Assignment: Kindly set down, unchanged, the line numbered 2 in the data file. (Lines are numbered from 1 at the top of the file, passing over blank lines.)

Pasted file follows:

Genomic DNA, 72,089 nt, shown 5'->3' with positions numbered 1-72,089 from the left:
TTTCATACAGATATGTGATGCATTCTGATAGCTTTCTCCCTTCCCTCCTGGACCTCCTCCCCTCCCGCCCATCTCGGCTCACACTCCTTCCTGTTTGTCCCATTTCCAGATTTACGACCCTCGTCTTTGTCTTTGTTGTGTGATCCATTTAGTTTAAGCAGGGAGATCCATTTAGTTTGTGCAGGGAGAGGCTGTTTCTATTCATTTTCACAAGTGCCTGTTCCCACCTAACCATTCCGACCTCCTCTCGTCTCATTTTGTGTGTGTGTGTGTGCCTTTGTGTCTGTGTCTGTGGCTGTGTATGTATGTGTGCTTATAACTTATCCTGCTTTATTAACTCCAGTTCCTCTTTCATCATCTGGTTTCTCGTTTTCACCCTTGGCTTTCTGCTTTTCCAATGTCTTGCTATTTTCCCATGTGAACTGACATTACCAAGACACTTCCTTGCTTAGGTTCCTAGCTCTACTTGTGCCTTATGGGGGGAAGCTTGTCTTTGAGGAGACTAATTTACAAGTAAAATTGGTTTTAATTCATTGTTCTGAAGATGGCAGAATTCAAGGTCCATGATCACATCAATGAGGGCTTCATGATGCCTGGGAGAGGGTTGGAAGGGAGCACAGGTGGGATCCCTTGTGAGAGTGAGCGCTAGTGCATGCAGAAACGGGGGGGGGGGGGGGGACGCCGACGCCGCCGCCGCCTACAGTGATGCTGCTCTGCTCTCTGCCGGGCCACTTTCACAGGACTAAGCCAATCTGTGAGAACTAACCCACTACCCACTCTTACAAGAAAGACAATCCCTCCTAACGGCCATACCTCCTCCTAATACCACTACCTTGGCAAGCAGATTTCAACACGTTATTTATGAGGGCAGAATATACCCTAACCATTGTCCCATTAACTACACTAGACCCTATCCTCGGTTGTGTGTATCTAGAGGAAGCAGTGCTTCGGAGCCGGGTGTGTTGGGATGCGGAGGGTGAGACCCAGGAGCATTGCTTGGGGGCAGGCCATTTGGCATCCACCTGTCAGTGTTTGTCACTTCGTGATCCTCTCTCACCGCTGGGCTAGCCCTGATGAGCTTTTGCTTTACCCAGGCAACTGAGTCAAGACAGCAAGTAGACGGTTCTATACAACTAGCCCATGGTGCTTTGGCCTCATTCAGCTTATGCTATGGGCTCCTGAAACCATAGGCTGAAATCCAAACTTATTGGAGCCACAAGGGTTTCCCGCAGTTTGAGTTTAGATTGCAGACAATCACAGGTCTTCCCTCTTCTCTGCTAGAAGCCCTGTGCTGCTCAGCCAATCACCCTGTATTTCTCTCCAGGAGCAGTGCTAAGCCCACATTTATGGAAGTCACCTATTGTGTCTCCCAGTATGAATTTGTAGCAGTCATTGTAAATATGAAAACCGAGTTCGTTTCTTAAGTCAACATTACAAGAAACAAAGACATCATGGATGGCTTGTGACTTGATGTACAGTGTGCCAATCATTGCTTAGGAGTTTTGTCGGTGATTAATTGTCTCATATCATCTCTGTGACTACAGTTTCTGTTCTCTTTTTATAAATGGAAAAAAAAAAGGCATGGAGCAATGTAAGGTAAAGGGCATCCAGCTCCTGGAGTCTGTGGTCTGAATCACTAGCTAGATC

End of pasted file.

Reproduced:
TTTCATACAGATATGTGATGCATTCTGATAGCTTTCTCCCTTCCCTCCTGGACCTCCTCCCCTCCCGCCCATCTCGGCTCACACTCCTTCCTGTTTGTCCCATTTCCAGATTTACGACCCTCGTCTTTGTCTTTGTTGTGTGATCCATTTAGTTTAAGCAGGGAGATCCATTTAGTTTGTGCAGGGAGAGGCTGTTTCTATTCATTTTCACAAGTGCCTGTTCCCACCTAACCATTCCGACCTCCTCTCGTCTCATTTTGTGTGTGTGTGTGTGCCTTTGTGTCTGTGTCTGTGGCTGTGTATGTATGTGTGCTTATAACTTATCCTGCTTTATTAACTCCAGTTCCTCTTTCATCATCTGGTTTCTCGTTTTCACCCTTGGCTTTCTGCTTTTCCAATGTCTTGCTATTTTCCCATGTGAACTGACATTACCAAGACACTTCCTTGCTTAGGTTCCTAGCTCTACTTGTGCCTTATGGGGGGAAGCTTGTCTTTGAGGAGACTAATTTACAAGTAAAATTGGTTTTAATTCATTGTTCTGAAGATGGCAGAATTCAAGGTCCATGATCACATCAATGAGGGCTTCATGATGCCTGGGAGAGGGTTGGAAGGGAGCACAGGTGGGATCCCTTGTGAGAGTGAGCGCTAGTGCATGCAGAAACGGGGGGGGGGGGGGGGACGCCGACGCCGCCGCCGCCTACAGTGATGCTGCTCTGCTCTCTGCCGGGCCACTTTCACAGGACTAAGCCAATCTGTGAGAACTAACCCACTACCCACTCTTACAAGAAAGACAATCCCTCCTAACGGCCATACCTCCTCCTAATACCACTACCTTGGCAAGCAGATTTCAACACGTTATTTATGAGGGCAGAATATACCCTAACCATTGTCCCATTAACTACACTAGACCCTATCCTCGGTTGTGTGTATCTAGAGGAAGCAGTGCTTCGGAGCCGGGTGTGTTGGGATGCGGAGGGTGAGACCCAGGAGCATTGCTTGGGGGCAGGCCATTTGGCATCCACCTGTCAGTGTTTGTCACTTCGTGATCCTCTCTCACCGCTGGGCTAGCCCTGATGAGCTTTTGCTTTACCCAGGCAACTGAGTCAAGACAGCAAGTAGACGGTTCTATACAACTAGCCCATGGTGCTTTGGCCTCATTCAGCTTATGCTATGGGCTCCTGAAACCATAGGCTGAAATCCAAACTTATTGGAGCCACAAGGGTTTCCCGCAGTTTGAGTTTAGATTGCAGACAATCACAGGTCTTCCCTCTTCTCTGCTAGAAGCCCTGTGCTGCTCAGCCAATCACCCTGTATTTCTCTCCAGGAGCAGTGCTAAGCCCACATTTATGGAAGTCACCTATTGTGTCTCCCAGTATGAATTTGTAGCAGTCATTGTAAATATGAAAACCGAGTTCGTTTCTTAAGTCAACATTACAAGAAACAAAGACATCATGGATGGCTTGTGACTTGATGTACAGTGTGCCAATCATTGCTTAGGAGTTTTGTCGGTGATTAATTGTCTCATATCATCTCTGTGACTACAGTTTCTGTTCTCTTTTTATAAATGGAAAAAAAAAAGGCATGGAGCAATGTAAGGTAAAGGGCATCCAGCTCCTGGAGTCTGTGGTCTGAATCACTAGCTAGATC